#### 3.1 Numerical approach in longitudinal dimension

For we only consider the case of cw operation, all the derivatives in Eqs. (1)-(3) are set zero. By Eqs. (2) and (4) we can obtain the relation between ${n}_{2}$ and ${n}_{3}$ (parameter *y* is neglected here)

By use of searching algorithm, for a fixed value of ${n}_{3}$, we can obtain ${n}_{2}$ and ${n}_{1}$ in terms of ${n}_{3}$, which are denoted as ${n}_{2}({n}_{3})$ and ${n}_{1}({n}_{3})$. Take ${n}_{1}({n}_{3})$ and ${n}_{2}({n}_{3})$ into Eq. (3), and still use the searching algorithm, we can solve ${n}_{3}$, and then obtain the population distribution ${n}_{i}(y)(i=1,2,3)$.

When the population densities are obtained, we can calculate the amplified laser power and other pump power inverted channels by

where ${P}_{laser}(y)$ is the output amplified laser power, ${P}_{fluorescence}(y)$, ${P}_{quenching}(y)$,${P}_{heat}(y)$ and ${P}_{ASE}(y)$ are fluorescence, quenching, waste heat and ASE powers in a volume element respectively.#### 3.2 Numerical approach in transverse dimension

In transverse dimension, we have developed an iterative algorithm, which is described below:

- (a) First, we calculate the transverse population distribution for the single-side pumped configuration, that is, with no consideration of ${P}_{p}^{-}(y,\lambda )$. The propagation equation of ${P}_{p}^{+}(y,\lambda )$ is given by
Take the already known ${P}_{p}^{+}(0,\lambda )$ together with numerical approach 3.1 and Eq. (25), we can solve an initial transverse population distribution ${n}_{i}^{(0)}(y)(y\in [0,W],i=1,2,3)$.

- (b) For symmetrically double-side pumped configuration, the population densities in steady state should also be symmetrically distributed. Here, the symmetrically distributed population density is assumed to be
- (c) Let the pump light ${P}_{p}^{+}(y,\lambda )$ pass the gain medium through the population distribution ${n}_{i}^{(0)*}(y)$ by Eq. (25), we can obtain the unabsorbed pump power ${P}_{p}^{+(0)}(W,\lambda )$ at the other side of the gain medium.
- (d) In steady state, the unabsorbed pump power for both forward and backward propagating pump lights should be equal, that is ${P}_{p}^{+}(W,\lambda )={P}_{p}^{-}(0,\lambda )$. Here we assume the amplifier to be in steady state, and the total pump power at one side should be
Now the laser can be seen as single-side pumped with ${P}_{p}^{tot(1)}(0,\lambda )$ as a new pump light. As similar as in step (a), we can use approach 3.1 to calculate a new population distribution ${n}_{i}^{(1)}(y)(y\in [0,W],i=1,2,3)$. In the calculation, the propagation equation for ${P}_{p}^{+}(0,\lambda )$ is Eq. (25), and for ${P}_{p}^{-(0)}(0,\lambda )$ is

- (e) By step (b), we can obtain a symmetrically distributed population ${n}_{i}^{(1)}{}^{*}(y)$. Compare ${n}_{i}^{(1)}{}^{*}(y)$ with ${n}_{i}^{(0)}{}^{*}(y)$, if ${n}_{i}^{(1)}{}^{*}(y)={n}_{i}^{(0)}{}^{*}(y)(y\in [0,W],i=1,2,3)$, then ${n}_{i}^{(1)}{}^{*}(y)$ is the final solution, and other laser information has been obtained in the calculation process. If ${n}_{i}^{(1)}{}^{*}(y)\ne {n}_{i}^{(0)}{}^{*}(y)(y\in [0,W],i=1,2,3)$, then substitute ${n}_{i}^{(0)}{}^{*}(y)$ by ${n}_{i}^{(1)}{}^{*}(y)$, and repeat steps (c)-(e) to continue the iterative process for a final solution.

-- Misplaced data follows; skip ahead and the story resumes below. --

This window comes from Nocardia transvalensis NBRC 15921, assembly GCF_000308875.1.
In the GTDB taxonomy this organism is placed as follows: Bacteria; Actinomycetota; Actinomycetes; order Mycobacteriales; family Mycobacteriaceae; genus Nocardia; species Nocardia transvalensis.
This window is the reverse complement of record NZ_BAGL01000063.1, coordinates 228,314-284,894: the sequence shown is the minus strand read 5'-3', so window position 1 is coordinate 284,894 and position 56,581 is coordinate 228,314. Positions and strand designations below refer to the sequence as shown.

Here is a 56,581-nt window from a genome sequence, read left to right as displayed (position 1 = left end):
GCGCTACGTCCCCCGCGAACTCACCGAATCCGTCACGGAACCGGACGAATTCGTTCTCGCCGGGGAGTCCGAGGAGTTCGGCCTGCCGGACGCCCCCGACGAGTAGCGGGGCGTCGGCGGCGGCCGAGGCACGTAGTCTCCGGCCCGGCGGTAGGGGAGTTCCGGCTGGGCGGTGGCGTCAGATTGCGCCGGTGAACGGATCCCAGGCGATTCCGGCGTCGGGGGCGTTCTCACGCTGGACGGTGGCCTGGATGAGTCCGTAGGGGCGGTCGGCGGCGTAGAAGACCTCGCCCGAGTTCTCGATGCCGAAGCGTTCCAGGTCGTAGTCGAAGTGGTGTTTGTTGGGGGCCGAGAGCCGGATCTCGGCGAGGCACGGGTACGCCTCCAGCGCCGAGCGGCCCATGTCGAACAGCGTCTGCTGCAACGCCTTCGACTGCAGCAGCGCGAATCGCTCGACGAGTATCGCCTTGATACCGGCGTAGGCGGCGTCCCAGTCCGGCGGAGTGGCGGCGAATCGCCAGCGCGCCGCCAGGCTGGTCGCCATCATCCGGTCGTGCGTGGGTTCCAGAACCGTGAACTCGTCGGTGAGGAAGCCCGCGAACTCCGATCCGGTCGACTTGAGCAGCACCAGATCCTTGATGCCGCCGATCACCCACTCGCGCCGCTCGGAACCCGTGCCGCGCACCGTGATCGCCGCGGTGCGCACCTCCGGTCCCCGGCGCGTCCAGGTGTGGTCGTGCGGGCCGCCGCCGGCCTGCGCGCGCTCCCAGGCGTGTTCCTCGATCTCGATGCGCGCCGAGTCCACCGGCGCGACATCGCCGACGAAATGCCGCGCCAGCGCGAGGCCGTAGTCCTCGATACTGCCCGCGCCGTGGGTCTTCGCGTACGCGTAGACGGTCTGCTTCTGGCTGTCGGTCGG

## 4. Simulation results and discussion

In this section, we have simulated the influence of some important factors, and the results could give us a further comprehension of the characteristics of DPAAs.

#### 4.1 Influence of the temperature

The operation temperature decides the number density of the alkali atoms, which will dramatically affect the DPAA’s characteristics. In the calculation, the parameters are chosen as follows: the dimensions of the alkali gain medium are set as $L\times W\times H=20cm\times 5cm\times 5cm$. The buffer gases include 400torr methane and 1120torr helium (measured at 20${}^{\circ}C$), which result in an atomic absorption linewidth (FWHM) of 0.09nm at a typical temperature of 120${}^{\circ}C$. The pump intensity is set as a moderate value of ${I}_{p}^{}=5kW/c{m}^{2}$ with linewidth (FWHM) of 0.2nm, which could be realized by volume Bragg gratings (VBGs). The line shapes of the atomic absorption and pump light are assumed to be in Lorentzian and Gaussian profiles with overlapped center wavelengths. The seed laser intensity is set as a relatively weak value of ${I}_{s}=100W/c{m}^{2}$.

The simulation results are shown in Fig. 5 . We can see that for a DPAA, an optimal operation temperature exists for a maximal amplification factor [Fig. 5(a)]. As the temperature increases, the alkali atom concentration increases which enhances the pump absorption fraction, but the laser extraction efficiency ${\eta}_{opt-abs}$ decreases [Fig. 5(b)]. For the absorbed pump power, it has five main inverted channels: laser, fluorescence, ASE, heat and non-radiative transition loss (quenching). From Fig. 5(c), we can see that the fluorescence and ASE efficiency (the maximal value calculated here) will increase as temperature increases, which induce the decrease of the laser extraction efficiency. The heat efficiency is always below 1.8%, which is in correspondence with the Rb quantum defect (1.9%).

#### 4.2 Influence of seed laser and pump intensities

As a three-level laser system, the DPAA needs to be pumped at relatively high intensities, usually in a range of $1~10kW/c{m}^{2}$. Figure 6 shows the influence of pump intensity at different seed laser intensities. For the temperature characteristic of the DPAA, the simulation results are given at temperatures which are optimized for maximal laser extraction efficiencies (${\eta}_{opt-opt}$). Other parameters are the same as in 4.1. We notice that as the intensity changes, the total seed or pump powers will change correspondingly, and we only care about the efficiencies rather than the power values. It is seen that for a constant seed laser intensity, as the pump intensity increases, both the amplification factor and the laser extraction efficiency increase [Fig. 6(a) and (b)]. And for a higher pump intensity, a higher optimal temperature is needed because more alkali concentration is required for sufficient pump power absorption [Fig. 6(c)]. A comparison shows that when the seed laser is weak, the amplification factor is high but the laser extraction efficiency is low, that is, a large fraction of pump power is wasted. As a contrast, when the seed laser is strong, the amplification factor is relatively low but the laser extraction efficiency dramatically increases, and becomes more sensitive to the change of pump intensity.